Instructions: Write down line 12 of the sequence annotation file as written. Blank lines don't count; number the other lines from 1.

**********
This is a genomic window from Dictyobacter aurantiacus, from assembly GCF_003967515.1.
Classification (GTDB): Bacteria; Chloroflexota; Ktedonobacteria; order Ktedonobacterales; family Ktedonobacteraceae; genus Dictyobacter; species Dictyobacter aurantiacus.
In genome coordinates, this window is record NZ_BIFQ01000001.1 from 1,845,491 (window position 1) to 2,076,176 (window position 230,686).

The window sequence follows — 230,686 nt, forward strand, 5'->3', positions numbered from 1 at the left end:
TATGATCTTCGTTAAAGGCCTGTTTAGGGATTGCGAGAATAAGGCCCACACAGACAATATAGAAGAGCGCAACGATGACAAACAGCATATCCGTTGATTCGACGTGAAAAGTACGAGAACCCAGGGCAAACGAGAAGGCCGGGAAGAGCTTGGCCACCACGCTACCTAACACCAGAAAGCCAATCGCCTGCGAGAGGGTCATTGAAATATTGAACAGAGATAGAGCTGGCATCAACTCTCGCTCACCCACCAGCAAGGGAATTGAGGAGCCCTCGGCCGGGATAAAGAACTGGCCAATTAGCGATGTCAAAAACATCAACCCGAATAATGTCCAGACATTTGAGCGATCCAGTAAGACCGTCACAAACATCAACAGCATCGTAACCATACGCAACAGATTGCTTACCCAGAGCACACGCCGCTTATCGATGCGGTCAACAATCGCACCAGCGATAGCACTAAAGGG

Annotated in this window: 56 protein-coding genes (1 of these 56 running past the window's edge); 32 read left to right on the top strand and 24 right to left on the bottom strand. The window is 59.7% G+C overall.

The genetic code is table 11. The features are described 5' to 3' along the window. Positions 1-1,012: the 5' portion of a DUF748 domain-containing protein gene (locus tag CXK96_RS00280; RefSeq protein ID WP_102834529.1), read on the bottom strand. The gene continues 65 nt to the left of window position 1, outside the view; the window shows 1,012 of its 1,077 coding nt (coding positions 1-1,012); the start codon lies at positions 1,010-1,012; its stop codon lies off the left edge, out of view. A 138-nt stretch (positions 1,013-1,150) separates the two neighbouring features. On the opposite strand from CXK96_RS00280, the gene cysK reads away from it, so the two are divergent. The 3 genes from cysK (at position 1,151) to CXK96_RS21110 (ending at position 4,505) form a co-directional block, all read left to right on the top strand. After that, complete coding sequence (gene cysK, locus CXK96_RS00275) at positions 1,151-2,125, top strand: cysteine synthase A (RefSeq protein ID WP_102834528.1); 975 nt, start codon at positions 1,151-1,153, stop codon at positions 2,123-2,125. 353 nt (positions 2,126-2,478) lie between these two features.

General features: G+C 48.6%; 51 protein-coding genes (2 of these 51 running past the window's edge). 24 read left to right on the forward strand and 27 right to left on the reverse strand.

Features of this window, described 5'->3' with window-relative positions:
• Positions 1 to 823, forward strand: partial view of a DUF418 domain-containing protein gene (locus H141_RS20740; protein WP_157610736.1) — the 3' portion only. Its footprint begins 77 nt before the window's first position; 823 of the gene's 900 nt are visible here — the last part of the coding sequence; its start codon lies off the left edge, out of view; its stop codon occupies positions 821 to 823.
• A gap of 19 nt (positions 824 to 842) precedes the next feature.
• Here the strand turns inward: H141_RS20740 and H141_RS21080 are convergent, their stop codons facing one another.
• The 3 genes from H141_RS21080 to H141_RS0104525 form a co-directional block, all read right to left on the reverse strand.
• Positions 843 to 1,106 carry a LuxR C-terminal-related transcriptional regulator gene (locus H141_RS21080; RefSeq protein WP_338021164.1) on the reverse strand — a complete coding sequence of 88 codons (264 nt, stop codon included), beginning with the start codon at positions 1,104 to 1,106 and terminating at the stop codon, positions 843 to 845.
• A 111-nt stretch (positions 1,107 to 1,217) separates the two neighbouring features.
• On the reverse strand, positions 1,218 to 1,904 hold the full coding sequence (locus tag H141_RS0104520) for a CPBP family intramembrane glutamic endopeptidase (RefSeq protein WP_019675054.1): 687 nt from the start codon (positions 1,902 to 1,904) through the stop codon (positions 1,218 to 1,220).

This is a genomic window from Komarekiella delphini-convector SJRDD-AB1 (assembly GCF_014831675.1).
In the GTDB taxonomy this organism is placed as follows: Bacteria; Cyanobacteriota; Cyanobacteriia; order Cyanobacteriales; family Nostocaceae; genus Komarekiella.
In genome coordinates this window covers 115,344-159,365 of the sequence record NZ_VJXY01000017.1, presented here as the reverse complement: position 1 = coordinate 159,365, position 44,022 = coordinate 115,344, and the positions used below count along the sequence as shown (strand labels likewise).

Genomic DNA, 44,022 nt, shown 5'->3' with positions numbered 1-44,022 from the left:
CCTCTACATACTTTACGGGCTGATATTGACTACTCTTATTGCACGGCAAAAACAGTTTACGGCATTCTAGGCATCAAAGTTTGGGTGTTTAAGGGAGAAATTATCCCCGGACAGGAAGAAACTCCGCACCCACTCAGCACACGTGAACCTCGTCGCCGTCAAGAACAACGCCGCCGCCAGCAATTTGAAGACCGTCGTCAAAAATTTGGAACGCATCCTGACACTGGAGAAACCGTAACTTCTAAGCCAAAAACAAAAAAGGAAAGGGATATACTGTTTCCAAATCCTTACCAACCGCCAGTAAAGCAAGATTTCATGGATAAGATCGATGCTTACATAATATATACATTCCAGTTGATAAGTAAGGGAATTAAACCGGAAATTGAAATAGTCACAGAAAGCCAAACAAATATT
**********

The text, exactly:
• Here the strand turns inward: H141_RS20740 and H141_RS21080 are convergent, their stop codons facing one another.